Another issue many shorter riders face is managing the bike on uneven terrain. When stopping on uneven terrain (such as pulling off on the side of the road or while in parking lots), always be aware of the surfaces around you and avoid stopping in places that could cause the bike to lean too heavily to one side.

Lowering the bike

There are two ways to lower the seat height of the motorcycle: changing the suspension and customizing the seat.

Changing the suspension—Changing the suspension will lower the motorcycles up to a few inches. This might be enough to make the bike comfortable for you. However, keep in mind that changing the suspension does change the handling of the motorcycle somewhat. Also, you’ll want to remove the feelers on the foot pegs. The risk of these grinding the road is greater if the suspension has been lowered.

Customizing the seat—An easier option is customizing the seat of your motorcycle by changing the way it is designed and removing some of the padding. This will give you a little help reaching the ground. There are specific seats made for this or you can use a custom seat designer such as Slims Signature Seats.

Gear to increase height

An essential part of motorcycle riding is safety gear, so if you are worried about being shorter and maintaining control of the bike when at a stop or in parking lots, consider buying bigger-soled motorcycle boots that add an inch or two of height. Companies that make gear realize that with more motorcycle riders on the roads every day, there are great opportunities to bring new products to the table that appeal to certain riding groups. Be sure to check out some of the big online motorcycle gear stores and your local dealer. Rest assured—you will not be the only one looking for more height with motorcycle boots.

The top bikes for shorter riders

Since the best motorcycles to learn on are typically smaller, these bikes are often great choices as long-term bikes for shorter riders. The Honda Rebel 250 and the Honda CBR125R are not only great to learn on—they’re also great bikes if you’re a vertically challenged rider. The seat height on these motorcycles is 27.6 and 31.0 inches, respectively. With the Honda Rebel having one of the lowest seat heights available, it is rare to find someone it doesn’t fit. If your feet are firmly on the ground with most dining room and office chairs, you’ll be just fine on the Honda Rebel 250.

However, if you’re like most riders, you’ll eventually want to upgrade from your first motorcycle. Below is a list of motorcycles that will fit most people between the height of 4’11 and 5’4. If you’re curious about the seat height of a different motorcycle than those listed, go to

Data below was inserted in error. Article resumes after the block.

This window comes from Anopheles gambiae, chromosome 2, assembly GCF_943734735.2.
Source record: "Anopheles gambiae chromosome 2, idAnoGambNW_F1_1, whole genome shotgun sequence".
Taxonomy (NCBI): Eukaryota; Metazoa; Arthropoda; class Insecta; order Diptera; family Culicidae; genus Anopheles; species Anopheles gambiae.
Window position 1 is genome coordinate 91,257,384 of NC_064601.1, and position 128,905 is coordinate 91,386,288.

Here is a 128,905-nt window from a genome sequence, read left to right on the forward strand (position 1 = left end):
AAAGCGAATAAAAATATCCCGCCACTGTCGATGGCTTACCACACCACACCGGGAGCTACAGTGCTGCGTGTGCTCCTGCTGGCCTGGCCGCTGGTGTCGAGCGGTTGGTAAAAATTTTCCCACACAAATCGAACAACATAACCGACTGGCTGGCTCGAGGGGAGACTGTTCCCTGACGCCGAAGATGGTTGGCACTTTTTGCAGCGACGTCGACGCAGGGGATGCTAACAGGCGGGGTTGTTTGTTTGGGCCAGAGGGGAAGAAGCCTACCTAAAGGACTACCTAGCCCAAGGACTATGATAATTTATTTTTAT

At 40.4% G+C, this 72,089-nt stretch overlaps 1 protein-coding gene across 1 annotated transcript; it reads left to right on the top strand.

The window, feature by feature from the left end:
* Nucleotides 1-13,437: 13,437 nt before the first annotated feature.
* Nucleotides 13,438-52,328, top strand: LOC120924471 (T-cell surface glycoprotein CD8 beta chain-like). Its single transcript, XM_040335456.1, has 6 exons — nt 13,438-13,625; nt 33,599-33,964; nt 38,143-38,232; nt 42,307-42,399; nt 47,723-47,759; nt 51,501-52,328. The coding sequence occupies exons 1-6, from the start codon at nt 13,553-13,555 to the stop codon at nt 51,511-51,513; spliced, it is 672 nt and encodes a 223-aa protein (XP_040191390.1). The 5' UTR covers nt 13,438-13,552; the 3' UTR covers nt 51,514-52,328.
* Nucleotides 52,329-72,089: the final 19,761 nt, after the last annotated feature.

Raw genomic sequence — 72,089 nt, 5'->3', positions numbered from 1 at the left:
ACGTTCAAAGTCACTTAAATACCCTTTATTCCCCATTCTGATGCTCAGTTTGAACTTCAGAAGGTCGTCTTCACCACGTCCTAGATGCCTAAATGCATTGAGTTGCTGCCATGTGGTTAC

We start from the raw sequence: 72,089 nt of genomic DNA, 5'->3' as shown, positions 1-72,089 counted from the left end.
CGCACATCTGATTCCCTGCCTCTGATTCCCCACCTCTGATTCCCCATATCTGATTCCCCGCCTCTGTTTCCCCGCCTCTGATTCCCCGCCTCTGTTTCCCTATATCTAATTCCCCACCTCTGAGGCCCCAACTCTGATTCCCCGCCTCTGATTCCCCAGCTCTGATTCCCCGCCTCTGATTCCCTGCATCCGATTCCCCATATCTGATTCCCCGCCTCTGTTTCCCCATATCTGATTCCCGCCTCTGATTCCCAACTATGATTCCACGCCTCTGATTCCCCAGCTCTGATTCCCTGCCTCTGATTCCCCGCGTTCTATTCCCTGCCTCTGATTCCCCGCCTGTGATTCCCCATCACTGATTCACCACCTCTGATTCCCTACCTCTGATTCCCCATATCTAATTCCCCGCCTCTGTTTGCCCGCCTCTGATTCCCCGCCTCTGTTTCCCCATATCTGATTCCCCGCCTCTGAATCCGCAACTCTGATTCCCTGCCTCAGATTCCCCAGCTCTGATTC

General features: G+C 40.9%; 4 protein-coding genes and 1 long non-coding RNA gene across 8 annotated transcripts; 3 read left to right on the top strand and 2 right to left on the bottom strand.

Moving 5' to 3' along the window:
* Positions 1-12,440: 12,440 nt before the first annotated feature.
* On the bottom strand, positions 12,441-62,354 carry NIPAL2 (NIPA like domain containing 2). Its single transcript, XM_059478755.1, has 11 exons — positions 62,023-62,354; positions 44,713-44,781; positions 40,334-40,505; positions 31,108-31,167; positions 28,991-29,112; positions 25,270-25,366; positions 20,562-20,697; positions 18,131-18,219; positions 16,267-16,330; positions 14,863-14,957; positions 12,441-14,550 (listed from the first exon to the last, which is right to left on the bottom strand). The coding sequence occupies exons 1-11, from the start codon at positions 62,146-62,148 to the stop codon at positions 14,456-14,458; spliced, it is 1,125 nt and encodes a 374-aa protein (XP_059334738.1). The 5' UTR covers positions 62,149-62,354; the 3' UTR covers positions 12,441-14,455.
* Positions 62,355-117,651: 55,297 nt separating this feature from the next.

We’ll see you out on the road!

Motorcycles with the lowest seat height
Harley Davidson Sportster 883 low – 26.3 inches
Honda Rebel 250 – 27.6 inches
Harley Davidson Street 500/700 – 27.7 inches
Kawasaki Ninja 250R – 28.1 inches
Suzuki GS500F – 30.3 inches
Kawasaki Ninja 300R – 30.9 inches
Ducati Monster 696 – 30.9 inches
Honda CBR 250R – 30.5 inches
Yamaha FZ6 – 30.9 inches
Honda CBR 125R – 31.0 inches
Triumph T100 – 31.3 inches
Yamaha FZ07 – 31.6 inches

Edited by Tonya T.

Four of the Most Agonizing Choices in Buying Your First Motorcycle (and Some Advice to Make Them Less Agonizing)

Lots to choose from!

Lots to choose from!

You’ve just completed a motorcycle training course, you have your motorcycle safety gear and you’re ready to start riding on your own. Where should you begin? Here are some suggestions for making the best decisions for three of the most agonizing choices new riders have.

Choice #1: What to buy first?

Since it should be part of every motorcycle ride you take, a good place to start is buying your motorcycle safety gear first. It’s very easy to go over your budget buying a motorcycle. This may delay the purchase of gear. Since responsible riding should always be your first priority, make sure that doesn’t happen and get geared up first.

Choice #2: What engine size should I start with?

250ccs to 500ccs is an excellent range to start with. You’ll have enough power for any road you choose to ride and this amount of power is much more forgiving. The most important factor to riding motorcycles is your health and safety. The smaller the engine size, the easier it will be to ride.

Regardless of how well you did in training, motorcycling takes practice like any other sport. Your motorcycle skills will need to develop over time, so give yourself the best odds and setup to make it through your first several thousand kilometers without a major accident.